Distribution Revolution is a collection of interviews with leading film and TV professionals concerning the many ways that digital delivery systems are transforming the entertainment business. These interviews provide lively insider accounts from studio executives, distribution professionals, and creative talent of the tumultuous transformation of film and TV in the digital era. The first section features interviews with top executives at major Hollywood studios, providing a window into the big-picture concerns of media conglomerates with respect to changing business models, revenue streams, and audience behaviors. The second focuses on innovative enterprises that are providing path-breaking models for new modes of content creation, curation, and distribution—creatively meshing the strategies and practices of Hollywood and Silicon Valley. And the final section offers insights from creative talent whose professional practices, compensation, and everyday working conditions have been transformed over the past ten years. Taken together, these interviews demonstrate that virtually every aspect of the film and television businesses is being affected by the digital distribution revolution, a revolution that has likely just begun.
• Gary Newman, Chairman, 20th Century Fox Television
• Kelly Summers, Former Vice President, Global Business Development and New Media Strategy, Walt Disney Studios
• Thomas Gewecke, Chief Digital Officer and Executive Vice President, Strategy and Business Development, Warner Bros. Entertainment
• Ted Sarandos, Chief Content Officer, Netflix
• Felicia D. Henderson, Writer-Producer, Soul Food, Gossip Girl
• Dick Wolf, Executive Producer and Creator, Law & Order
Introduction: Making of a Revolution
By Michael Curtin, Jennifer Holt, and Kevin Sanson
Gary Newman, President and Chairman, 20th Century Fox Television
Richard Berger, Senior Vice President, Global Digital Strategy and Operations, Sony Pictures
Kelly Summers, Former Vice President, Worldwide Digital Distribution, Walt Disney Studios
Thomas Gewecke, Chief Digital Officer, Warner Bros. Entertainment
Mitch Singer, Chief Digital Strategy Officer, Sony Pictures Home Entertainment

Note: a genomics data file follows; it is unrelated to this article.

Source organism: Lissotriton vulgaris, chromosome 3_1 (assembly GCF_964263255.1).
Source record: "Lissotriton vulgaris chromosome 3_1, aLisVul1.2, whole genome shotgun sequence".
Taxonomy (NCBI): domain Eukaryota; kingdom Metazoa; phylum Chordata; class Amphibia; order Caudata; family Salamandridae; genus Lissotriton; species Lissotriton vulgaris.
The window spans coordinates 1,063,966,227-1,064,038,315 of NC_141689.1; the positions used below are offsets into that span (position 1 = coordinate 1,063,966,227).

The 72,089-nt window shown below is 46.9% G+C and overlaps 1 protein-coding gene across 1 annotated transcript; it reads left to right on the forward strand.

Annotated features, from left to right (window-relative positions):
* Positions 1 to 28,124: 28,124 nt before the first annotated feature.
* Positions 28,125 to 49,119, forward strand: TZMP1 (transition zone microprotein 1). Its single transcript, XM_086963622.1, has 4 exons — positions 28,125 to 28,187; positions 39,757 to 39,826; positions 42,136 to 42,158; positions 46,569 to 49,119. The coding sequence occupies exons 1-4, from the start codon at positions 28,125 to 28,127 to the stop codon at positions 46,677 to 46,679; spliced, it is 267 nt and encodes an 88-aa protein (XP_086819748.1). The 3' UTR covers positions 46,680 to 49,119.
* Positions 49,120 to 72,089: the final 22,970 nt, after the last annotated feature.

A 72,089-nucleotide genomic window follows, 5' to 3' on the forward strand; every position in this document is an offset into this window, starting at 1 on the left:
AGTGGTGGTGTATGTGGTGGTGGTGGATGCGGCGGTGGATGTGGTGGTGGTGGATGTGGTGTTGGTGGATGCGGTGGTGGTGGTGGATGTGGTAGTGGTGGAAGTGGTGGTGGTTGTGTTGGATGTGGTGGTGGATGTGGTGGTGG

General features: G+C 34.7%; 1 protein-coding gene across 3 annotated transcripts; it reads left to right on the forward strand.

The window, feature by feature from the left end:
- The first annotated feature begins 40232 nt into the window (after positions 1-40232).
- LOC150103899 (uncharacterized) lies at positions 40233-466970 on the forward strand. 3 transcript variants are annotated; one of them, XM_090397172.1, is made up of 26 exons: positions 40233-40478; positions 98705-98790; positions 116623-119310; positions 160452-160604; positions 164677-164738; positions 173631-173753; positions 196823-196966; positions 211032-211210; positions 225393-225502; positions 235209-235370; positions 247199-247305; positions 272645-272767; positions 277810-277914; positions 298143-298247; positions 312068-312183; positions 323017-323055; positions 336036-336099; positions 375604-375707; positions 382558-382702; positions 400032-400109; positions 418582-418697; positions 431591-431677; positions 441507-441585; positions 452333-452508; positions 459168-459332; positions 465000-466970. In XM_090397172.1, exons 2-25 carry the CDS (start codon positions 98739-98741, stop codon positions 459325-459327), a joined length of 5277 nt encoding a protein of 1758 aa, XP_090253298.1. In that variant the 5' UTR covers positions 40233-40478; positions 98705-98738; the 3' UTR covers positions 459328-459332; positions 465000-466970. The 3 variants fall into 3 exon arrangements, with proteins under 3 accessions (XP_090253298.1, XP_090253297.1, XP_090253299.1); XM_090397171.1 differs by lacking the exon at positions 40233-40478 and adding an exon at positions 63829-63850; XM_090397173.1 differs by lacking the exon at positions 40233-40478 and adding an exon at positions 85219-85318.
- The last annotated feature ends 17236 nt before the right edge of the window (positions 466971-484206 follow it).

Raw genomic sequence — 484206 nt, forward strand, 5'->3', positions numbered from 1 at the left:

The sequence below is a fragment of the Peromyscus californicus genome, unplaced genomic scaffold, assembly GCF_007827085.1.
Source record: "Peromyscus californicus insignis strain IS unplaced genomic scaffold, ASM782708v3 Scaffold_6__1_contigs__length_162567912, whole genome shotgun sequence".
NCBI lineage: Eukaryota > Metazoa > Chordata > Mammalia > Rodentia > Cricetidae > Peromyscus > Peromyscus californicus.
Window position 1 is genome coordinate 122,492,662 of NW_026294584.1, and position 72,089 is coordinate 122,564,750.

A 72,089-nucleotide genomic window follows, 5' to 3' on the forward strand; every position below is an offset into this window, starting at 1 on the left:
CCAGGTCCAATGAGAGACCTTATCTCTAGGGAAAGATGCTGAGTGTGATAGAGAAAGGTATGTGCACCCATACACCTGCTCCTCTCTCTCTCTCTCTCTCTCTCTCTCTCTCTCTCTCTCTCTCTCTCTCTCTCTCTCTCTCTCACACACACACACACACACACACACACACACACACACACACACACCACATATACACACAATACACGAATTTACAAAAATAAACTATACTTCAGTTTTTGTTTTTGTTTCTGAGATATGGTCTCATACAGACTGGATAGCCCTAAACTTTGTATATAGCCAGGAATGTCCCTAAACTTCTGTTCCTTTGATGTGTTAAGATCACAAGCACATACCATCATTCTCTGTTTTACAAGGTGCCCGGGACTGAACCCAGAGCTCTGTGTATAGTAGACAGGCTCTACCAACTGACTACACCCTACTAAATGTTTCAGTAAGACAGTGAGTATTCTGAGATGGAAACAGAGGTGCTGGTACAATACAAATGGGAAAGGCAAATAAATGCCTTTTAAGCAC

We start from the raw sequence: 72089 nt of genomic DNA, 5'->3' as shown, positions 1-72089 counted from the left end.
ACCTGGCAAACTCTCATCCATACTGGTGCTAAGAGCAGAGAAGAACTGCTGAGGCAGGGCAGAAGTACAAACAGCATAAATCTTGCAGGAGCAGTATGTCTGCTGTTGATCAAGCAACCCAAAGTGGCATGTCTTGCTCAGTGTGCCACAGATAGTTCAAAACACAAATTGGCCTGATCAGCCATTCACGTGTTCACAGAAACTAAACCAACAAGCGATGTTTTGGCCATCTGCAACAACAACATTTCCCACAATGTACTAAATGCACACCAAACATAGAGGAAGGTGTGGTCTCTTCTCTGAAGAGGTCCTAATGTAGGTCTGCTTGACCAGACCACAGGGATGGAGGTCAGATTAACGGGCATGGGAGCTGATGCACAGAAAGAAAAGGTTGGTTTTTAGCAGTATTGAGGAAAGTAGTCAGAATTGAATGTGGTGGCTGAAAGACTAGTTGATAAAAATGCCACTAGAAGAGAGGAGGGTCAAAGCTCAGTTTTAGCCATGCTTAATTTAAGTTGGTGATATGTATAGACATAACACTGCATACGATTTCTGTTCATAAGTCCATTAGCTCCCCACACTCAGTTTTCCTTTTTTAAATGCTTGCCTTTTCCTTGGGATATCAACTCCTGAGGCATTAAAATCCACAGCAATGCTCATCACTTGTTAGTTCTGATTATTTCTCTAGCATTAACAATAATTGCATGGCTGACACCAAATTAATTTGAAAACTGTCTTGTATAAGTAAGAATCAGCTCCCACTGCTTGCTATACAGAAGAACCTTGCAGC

Gail Berman, Founding Partner, BermanBraun
Jordan Levin, President, Alloy Digital and Chief Executive Officer, Generate
Betsy Scolnik, Founder, Scolnik Enterprises
Christian Mann, General Manager, Evil Angel Productions
Ted Sarandos, Chief Content Officer, Netflix, Inc.
Anders Sjoman, Vice President, Communication, Voddler Group
Scott Frank, Screenwriter-Director
Paris Barclay, Director-Producer
Felicia D. Henderson, Writer-Producer
Stanton “Larry” Stein, Partner, Liner Law
Patric Verrone, Writer-Producer and Former President, WGA-West
Dick Wolf, Executive Producer and Creator, Law & Order
Michael Curtin is the Duncan and Suzanne Mellichamp Professor of Global Studies in the Department of Film and Media Studies and Director of the Media Industries Project at UC Santa Barbara.
Jennifer Holt is Associate Professor of Film and Media Studies and Director of the Media Industries Project at UC Santa Barbara.
Kevin Sanson is the Research Director of the Media Industries Project at UC Santa Barbara where he oversees the development of MIP research initiatives and publications.
"Distribution Revolution asks the right questions of the right people at the right time as the entertainment business grapples with monumental changes. Michael Curtin, Jennifer Holt and Kevin Sanson deliver intriguing and contrasting perspectives on the disruption caused by the growth of digital distribution options through interviews with a cross-section of smart industry leaders who are in the eye of the storm."—Cynthia Littleton, Editor-in-Chief, Television, at Variety and author of TV on Strike: Why Hollywood Went to War over the Internet
"An immensely valuable resource. Required reading for anyone trying to engage with and understand digital media’s profoundly disruptive impact on media distribution. The book cuts through academia’s speculative penchant for shortsighted futurisms; mining original insights of major industry players from the normally segregated sectors of management, business, technology, and creative development in a single interactive meeting space. Productively avoids media industries research and production studies’ inevitable traps: the inaccessibility of industry insiders, the scripted spin of their handlers and trade publishing, and the ‘halo effect’ generated by grateful aca-fans and overly deferent scholars. The provocative conversations and lengthy interviews here will surely generate a round of productive new research questions for media studies scholars."—John T. Caldwell, Professor, Cinema and Media Studies, UCLA, author of Production Culture: Industrial Reflexivity and Critical Practice in Film and Television